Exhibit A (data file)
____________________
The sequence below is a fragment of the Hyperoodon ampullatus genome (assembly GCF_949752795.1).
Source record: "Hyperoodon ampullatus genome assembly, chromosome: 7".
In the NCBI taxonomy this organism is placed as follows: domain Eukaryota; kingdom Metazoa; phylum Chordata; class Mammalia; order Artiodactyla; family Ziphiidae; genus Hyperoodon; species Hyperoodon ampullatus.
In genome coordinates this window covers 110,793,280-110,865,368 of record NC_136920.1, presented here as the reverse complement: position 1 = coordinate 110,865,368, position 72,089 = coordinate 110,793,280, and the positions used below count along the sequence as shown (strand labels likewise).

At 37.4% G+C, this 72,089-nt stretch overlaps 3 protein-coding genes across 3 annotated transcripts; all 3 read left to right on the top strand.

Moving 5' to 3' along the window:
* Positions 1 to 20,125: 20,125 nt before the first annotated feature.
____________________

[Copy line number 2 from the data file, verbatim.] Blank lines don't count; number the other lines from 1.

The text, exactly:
Source record: "Hyperoodon ampullatus genome assembly, chromosome: 7".